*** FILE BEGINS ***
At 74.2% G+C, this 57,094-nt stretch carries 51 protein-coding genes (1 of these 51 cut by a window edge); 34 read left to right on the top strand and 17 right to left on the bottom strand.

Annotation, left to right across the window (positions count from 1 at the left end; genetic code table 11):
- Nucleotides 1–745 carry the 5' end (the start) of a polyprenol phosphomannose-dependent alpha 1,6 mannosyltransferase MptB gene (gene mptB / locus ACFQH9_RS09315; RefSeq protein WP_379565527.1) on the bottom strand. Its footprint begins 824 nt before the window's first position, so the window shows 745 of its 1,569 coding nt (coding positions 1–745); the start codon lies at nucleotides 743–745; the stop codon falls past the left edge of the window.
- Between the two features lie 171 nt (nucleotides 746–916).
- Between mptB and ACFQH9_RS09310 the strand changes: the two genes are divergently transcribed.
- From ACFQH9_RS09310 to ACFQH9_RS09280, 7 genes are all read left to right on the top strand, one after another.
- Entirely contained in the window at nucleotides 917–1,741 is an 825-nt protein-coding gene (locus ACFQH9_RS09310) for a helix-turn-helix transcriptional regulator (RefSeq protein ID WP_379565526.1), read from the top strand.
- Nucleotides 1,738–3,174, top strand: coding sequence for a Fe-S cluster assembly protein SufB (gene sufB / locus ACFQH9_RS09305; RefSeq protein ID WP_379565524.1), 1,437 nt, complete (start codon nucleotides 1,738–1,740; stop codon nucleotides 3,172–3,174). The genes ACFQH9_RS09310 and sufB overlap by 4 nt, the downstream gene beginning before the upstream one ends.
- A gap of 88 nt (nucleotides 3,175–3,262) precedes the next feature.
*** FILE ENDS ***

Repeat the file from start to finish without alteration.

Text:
At 74.2% G+C, this 57,094-nt stretch carries 51 protein-coding genes (1 of these 51 cut by a window edge); 34 read left to right on the top strand and 17 right to left on the bottom strand.

Annotation, left to right across the window (positions count from 1 at the left end; genetic code table 11):
- Nucleotides 1–745 carry the 5' end (the start) of a polyprenol phosphomannose-dependent alpha 1,6 mannosyltransferase MptB gene (gene mptB / locus ACFQH9_RS09315; RefSeq protein WP_379565527.1) on the bottom strand. Its footprint begins 824 nt before the window's first position, so the window shows 745 of its 1,569 coding nt (coding positions 1–745); the start codon lies at nucleotides 743–745; the stop codon falls past the left edge of the window.
- Between the two features lie 171 nt (nucleotides 746–916).
- Between mptB and ACFQH9_RS09310 the strand changes: the two genes are divergently transcribed.
- From ACFQH9_RS09310 to ACFQH9_RS09280, 7 genes are all read left to right on the top strand, one after another.
- Entirely contained in the window at nucleotides 917–1,741 is an 825-nt protein-coding gene (locus ACFQH9_RS09310) for a helix-turn-helix transcriptional regulator (RefSeq protein ID WP_379565526.1), read from the top strand.
- Nucleotides 1,738–3,174, top strand: coding sequence for a Fe-S cluster assembly protein SufB (gene sufB / locus ACFQH9_RS09305; RefSeq protein ID WP_379565524.1), 1,437 nt, complete (start codon nucleotides 1,738–1,740; stop codon nucleotides 3,172–3,174). The genes ACFQH9_RS09310 and sufB overlap by 4 nt, the downstream gene beginning before the upstream one ends.
- A gap of 88 nt (nucleotides 3,175–3,262) precedes the next feature.